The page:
NEW YORK – Adaptimmune and Genentech on Tuesday announced a research and development collaboration to advance a personalized allogeneic cell therapy platform, including treatments focused on up to five undisclosed cancer targets.
Roche subsidiary Genentech will pay Adaptimmune $150 million upfront in the deal and another $150 million over the next five years unless the partnership ends earlier. Adaptimmune, which is based in Philadelphia and Oxfordshire, UK, is also eligible to receive up to $3 billion upon meeting certain development, regulatory, and commercial milestones and tiered royalties on net sales of the products developed in the deal in the mid-single to low-double digits.
Adaptimmune has the option to equally share in the costs and profits of the allogeneic products with Genentech. If the company opts in, then 50 percent of the profits and losses from US sales will go to Adaptimmune, as well as regulatory and sales-based milestone payments and royalties on products sold outside of the US.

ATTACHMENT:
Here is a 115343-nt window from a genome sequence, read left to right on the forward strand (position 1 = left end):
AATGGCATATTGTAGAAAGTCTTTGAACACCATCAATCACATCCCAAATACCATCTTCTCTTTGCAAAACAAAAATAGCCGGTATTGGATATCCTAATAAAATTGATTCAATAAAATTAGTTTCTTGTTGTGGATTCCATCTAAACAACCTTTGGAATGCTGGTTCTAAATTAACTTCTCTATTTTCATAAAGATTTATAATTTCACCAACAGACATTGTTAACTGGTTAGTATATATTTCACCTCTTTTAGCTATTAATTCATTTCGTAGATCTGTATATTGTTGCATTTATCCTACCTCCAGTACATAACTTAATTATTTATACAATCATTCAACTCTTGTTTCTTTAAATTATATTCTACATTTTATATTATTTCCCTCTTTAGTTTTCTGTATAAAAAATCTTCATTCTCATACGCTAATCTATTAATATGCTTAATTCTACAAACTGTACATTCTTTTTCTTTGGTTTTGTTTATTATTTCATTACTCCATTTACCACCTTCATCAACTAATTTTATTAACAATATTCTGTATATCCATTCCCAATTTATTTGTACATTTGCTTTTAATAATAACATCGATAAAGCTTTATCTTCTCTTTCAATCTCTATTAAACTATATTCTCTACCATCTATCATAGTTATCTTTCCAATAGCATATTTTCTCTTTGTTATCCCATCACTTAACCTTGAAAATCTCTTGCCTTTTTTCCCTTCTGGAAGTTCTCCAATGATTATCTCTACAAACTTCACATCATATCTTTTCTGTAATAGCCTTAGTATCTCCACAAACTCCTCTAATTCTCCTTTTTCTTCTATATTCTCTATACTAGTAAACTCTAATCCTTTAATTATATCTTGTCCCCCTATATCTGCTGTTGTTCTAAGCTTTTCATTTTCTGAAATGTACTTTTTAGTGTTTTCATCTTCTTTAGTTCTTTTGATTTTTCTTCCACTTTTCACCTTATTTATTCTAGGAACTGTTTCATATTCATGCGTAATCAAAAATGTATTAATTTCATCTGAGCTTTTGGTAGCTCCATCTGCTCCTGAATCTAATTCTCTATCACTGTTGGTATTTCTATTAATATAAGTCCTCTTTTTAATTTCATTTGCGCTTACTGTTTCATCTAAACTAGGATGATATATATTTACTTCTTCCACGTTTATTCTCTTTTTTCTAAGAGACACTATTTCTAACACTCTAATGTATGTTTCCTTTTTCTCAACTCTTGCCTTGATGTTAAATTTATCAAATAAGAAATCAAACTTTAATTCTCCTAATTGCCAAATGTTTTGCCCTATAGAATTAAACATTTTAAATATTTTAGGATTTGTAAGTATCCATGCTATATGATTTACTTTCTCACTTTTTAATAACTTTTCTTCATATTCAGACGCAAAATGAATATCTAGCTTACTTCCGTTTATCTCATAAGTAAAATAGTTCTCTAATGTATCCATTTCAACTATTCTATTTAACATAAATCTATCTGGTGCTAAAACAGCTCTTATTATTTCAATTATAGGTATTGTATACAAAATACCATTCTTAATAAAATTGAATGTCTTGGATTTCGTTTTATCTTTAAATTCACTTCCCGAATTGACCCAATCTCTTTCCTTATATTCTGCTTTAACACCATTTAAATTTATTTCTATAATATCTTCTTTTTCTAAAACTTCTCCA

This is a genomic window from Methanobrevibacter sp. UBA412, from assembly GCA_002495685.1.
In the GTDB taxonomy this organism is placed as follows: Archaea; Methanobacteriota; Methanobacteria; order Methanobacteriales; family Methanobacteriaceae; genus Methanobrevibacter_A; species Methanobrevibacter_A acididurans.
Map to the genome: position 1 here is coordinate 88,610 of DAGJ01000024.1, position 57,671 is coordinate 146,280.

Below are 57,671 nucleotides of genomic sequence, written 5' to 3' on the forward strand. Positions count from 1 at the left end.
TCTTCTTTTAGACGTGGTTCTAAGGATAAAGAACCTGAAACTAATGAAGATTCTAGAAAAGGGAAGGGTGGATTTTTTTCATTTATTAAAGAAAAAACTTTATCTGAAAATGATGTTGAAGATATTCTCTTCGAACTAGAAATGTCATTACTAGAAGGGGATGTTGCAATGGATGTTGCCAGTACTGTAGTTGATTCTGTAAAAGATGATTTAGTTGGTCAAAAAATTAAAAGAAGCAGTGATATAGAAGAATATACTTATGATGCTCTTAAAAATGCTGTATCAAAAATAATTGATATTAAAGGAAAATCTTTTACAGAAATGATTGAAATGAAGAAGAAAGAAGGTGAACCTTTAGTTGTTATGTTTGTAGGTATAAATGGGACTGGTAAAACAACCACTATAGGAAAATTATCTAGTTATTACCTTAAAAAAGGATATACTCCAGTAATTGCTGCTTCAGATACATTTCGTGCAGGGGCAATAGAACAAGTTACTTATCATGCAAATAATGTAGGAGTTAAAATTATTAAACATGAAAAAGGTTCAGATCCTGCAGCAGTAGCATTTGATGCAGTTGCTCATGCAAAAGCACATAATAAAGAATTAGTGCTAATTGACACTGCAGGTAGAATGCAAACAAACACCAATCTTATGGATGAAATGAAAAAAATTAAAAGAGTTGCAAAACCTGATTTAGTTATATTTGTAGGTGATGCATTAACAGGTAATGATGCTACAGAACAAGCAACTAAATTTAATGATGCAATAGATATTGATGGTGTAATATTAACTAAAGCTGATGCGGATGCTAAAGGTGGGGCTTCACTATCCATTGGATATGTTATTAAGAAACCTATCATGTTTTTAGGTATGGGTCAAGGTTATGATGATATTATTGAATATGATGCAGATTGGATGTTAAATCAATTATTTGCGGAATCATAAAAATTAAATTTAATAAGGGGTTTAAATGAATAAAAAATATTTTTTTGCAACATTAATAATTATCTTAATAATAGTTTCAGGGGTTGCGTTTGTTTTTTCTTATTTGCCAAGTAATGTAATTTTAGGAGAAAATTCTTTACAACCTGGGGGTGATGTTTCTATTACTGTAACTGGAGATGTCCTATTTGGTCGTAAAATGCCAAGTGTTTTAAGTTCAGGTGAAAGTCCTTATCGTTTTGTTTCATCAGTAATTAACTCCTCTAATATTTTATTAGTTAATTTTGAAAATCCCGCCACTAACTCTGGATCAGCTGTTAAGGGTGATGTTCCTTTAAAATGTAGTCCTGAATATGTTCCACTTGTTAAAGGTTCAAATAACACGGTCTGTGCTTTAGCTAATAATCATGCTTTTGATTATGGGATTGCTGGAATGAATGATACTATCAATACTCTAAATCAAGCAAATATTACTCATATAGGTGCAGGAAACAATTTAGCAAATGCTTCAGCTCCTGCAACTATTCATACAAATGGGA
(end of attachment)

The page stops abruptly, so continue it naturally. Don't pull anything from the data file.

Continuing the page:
In order to develop the personalized, off-the-shelf cell therapies, Adaptimmune will produce T cells using its induced pluripotent stem cell-derived allogeneic platform, and Genentech will be responsible for the input T-cell receptors and clinical development and commercialization.
"We believe allogeneic cell therapies could be a game-changing approach for developing personalized therapy platforms based on individual cancer patients' unique needs," James Sabry, Roche's global head of pharma partnering, said in a statement, highlighting that the partnership combines Adaptimmune's allogeneic platform with Genentech's expertise in developing personalized therapies. "It holds the promise to change how we treat cancer and brings us another step closer to making personalized healthcare a reality."